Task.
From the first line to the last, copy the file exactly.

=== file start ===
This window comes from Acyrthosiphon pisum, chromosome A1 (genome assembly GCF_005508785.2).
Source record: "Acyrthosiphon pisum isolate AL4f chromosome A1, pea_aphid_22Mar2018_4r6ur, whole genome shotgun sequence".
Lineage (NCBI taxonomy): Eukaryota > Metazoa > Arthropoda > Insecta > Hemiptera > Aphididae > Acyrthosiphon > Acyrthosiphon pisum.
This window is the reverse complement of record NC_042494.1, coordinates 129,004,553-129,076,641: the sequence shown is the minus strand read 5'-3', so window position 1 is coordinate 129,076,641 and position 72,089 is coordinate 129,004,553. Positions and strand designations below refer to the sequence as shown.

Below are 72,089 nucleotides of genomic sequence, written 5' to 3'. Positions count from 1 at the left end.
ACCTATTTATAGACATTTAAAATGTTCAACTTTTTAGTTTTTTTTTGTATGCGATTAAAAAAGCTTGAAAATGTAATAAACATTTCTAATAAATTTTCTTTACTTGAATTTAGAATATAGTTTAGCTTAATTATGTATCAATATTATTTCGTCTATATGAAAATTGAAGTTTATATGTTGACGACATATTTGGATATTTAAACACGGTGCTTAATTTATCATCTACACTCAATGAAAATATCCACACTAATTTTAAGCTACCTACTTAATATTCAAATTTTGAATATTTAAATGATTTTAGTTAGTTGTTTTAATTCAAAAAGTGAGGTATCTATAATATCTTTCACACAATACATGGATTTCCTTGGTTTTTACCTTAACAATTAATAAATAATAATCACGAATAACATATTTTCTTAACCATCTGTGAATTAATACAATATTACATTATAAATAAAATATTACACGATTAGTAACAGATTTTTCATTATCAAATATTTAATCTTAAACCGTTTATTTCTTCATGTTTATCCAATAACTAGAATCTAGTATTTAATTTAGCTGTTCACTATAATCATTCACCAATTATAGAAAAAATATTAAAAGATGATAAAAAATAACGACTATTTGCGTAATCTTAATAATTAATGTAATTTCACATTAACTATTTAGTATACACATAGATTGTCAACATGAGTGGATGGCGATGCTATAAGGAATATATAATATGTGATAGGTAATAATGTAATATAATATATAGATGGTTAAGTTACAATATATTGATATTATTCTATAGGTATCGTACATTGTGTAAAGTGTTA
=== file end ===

This window comes from Acyrthosiphon pisum, chromosome A1 (genome assembly GCF_005508785.2).
Source record: "Acyrthosiphon pisum isolate AL4f chromosome A1, pea_aphid_22Mar2018_4r6ur, whole genome shotgun sequence".
Lineage (NCBI taxonomy): Eukaryota > Metazoa > Arthropoda > Insecta > Hemiptera > Aphididae > Acyrthosiphon > Acyrthosiphon pisum.
This window is the reverse complement of record NC_042494.1, coordinates 129,004,553-129,076,641: the sequence shown is the minus strand read 5'-3', so window position 1 is coordinate 129,076,641 and position 72,089 is coordinate 129,004,553. Positions and strand designations below refer to the sequence as shown.

Below are 72,089 nucleotides of genomic sequence, written 5' to 3'. Positions count from 1 at the left end.
ACCTATTTATAGACATTTAAAATGTTCAACTTTTTAGTTTTTTTTTGTATGCGATTAAAAAAGCTTGAAAATGTAATAAACATTTCTAATAAATTTTCTTTACTTGAATTTAGAATATAGTTTAGCTTAATTATGTATCAATATTATTTCGTCTATATGAAAATTGAAGTTTATATGTTGACGACATATTTGGATATTTAAACACGGTGCTTAATTTATCATCTACACTCAATGAAAATATCCACACTAATTTTAAGCTACCTACTTAATATTCAAATTTTGAATATTTAAATGATTTTAGTTAGTTGTTTTAATTCAAAAAGTGAGGTATCTATAATATCTTTCACACAATACATGGATTTCCTTGGTTTTTACCTTAACAATTAATAAATAATAATCACGAATAACATATTTTCTTAACCATCTGTGAATTAATACAATATTACATTATAAATAAAATATTACACGATTAGTAACAGATTTTTCATTATCAAATATTTAATCTTAAACCGTTTATTTCTTCATGTTTATCCAATAACTAGAATCTAGTATTTAATTTAGCTGTTCACTATAATCATTCACCAATTATAGAAAAAATATTAAAAGATGATAAAAAATAACGACTATTTGCGTAATCTTAATAATTAATGTAATTTCACATTAACTATTTAGTATACACATAGATTGTCAACATGAGTGGATGGCGATGCTATAAGGAATATATAATATGTGATAGGTAATAATGTAATATAATATATAGATGGTTAAGTTACAATATATTGATATTATTCTATAGGTATCGTACATTGTGTAAAGTGTTA